Ineos Grangemouth refinery: Anti-nuclear campaigners will put up a huge fight against any attempt to build reactor – Dr Richard Dixon

The talks between Ineos and Rolls Royce about siting a nuclear reactor at the Grangemouth refinery are a huge gift to campaigners opposed to a new generation of nuclear.
The Grangemouth refinery would be a particularly bad location for a nuclear reactor (Picture: Andy Buchanan/AFP via Getty Images)The Grangemouth refinery would be a particularly bad location for a nuclear reactor (Picture: Andy Buchanan/AFP via Getty Images)
The Grangemouth refinery would be a particularly bad location for a nuclear reactor (Picture: Andy Buchanan/AFP via Getty Images)

The idea contains the perfect combination of elements needed to ensure its own defeat. This is a plan to build an untested type of nuclear reactor on a site with significant explosion risks all around, in the middle of the most densely populated part of Scotland, with a government that is opposed to nuclear, and, best of all, for a man trade unionists and the public love to hate.

Up to now, nuclear reactors have been placed in out-of-the way places in case the worst happens – from leaks and explosions to terrorist attacks. Or even direct military attacks as in Ukraine. This reactor would be in the middle of the Central Belt, with maximum consequences guaranteed if something goes wrong.

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The nuclear industry’s latest wheeze is the small modular reactor (SMR). They make it in a factory, bring it in on trucks and bolt it together on site. There are a number of problems. Firstly they aren’t small, needing an area the size of two football pitches and with the latest proposal having a capacity half as big as the full-scale reactors used by the French nuclear fleet.=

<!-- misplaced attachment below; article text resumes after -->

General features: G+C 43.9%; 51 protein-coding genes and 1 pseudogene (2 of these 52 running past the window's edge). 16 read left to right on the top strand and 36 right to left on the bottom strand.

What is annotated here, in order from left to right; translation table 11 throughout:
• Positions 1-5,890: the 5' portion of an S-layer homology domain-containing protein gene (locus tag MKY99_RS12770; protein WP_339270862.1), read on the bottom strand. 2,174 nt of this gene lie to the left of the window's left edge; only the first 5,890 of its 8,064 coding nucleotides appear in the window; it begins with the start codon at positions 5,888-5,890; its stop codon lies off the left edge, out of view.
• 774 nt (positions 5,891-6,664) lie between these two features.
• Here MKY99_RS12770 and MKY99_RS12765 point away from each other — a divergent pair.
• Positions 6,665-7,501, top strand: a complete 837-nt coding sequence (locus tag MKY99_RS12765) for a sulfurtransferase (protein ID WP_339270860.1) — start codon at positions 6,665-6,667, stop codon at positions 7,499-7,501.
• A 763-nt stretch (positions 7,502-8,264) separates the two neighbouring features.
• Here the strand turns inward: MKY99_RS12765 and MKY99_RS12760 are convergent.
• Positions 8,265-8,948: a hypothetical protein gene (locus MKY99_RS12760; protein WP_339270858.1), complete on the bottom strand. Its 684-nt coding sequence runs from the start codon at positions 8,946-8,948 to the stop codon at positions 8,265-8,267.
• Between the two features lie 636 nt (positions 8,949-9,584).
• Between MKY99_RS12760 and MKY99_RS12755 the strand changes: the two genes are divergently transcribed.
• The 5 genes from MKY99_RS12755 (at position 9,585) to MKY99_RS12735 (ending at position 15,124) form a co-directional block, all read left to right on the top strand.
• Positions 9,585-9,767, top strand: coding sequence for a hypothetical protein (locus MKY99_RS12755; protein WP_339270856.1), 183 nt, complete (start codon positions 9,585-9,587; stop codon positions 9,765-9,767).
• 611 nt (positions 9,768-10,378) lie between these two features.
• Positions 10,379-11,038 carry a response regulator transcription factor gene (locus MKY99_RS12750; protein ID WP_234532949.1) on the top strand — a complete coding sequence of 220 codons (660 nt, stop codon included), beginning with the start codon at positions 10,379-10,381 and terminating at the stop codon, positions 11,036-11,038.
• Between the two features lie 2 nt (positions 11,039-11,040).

They will cost an eye-watering sum: the current estimate is £2 billion but the one certainty about the nuclear industry is that the final cost is always several times what they originally told you. And they would produce proportionally more radioactive waste than the bigger versions. And, of course, there is still no permanent solution for nuclear waste, 70 years on from the start of the civil nuclear programme. Oh yes, and it will be well into the 2030s before an SMR could be built.

The UK Government is keen on the idea, having allocated more than £200 million to their development. But the Scottish Government has been implacably opposed to new nuclear, concentrating instead on energy efficiency and renewable energy. Renewable energy is much cheaper, much faster to install and much, much safer. The scenarios drawn up ahead of the imminent Energy Strategy did not contain any new nuclear power, small, large or otherwise, and the Scottish Government has already been quoted in the press as saying it would block any attempt to build a reactor at Grangemouth.

The Grangemouth site is home to a range of hazardous industries, so much so that Falkirk’s football stadium only has stands on three sides because the fourth would have been inside the Grangemouth ‘blast zone’. Aside from an active war zone, there can’t be a more dangerous place to put a pile of super-hot radioactive material.

Then there is Sir Jim Ratcliffe, twice thwarted in his ambition to become the UK’s Fracker in Chief and a hate figure among the unions for the way he treated workers at Grangemouth. The ideal site-based environmental campaign would be based on this being a dangerous proposal in the wrong place, with hostile politics and a really clear bad guy. This proposal has it all and, if it starts to become real, you can expect an almighty fight.

Dr Richard Dixon is an environmental campaigner and consultant



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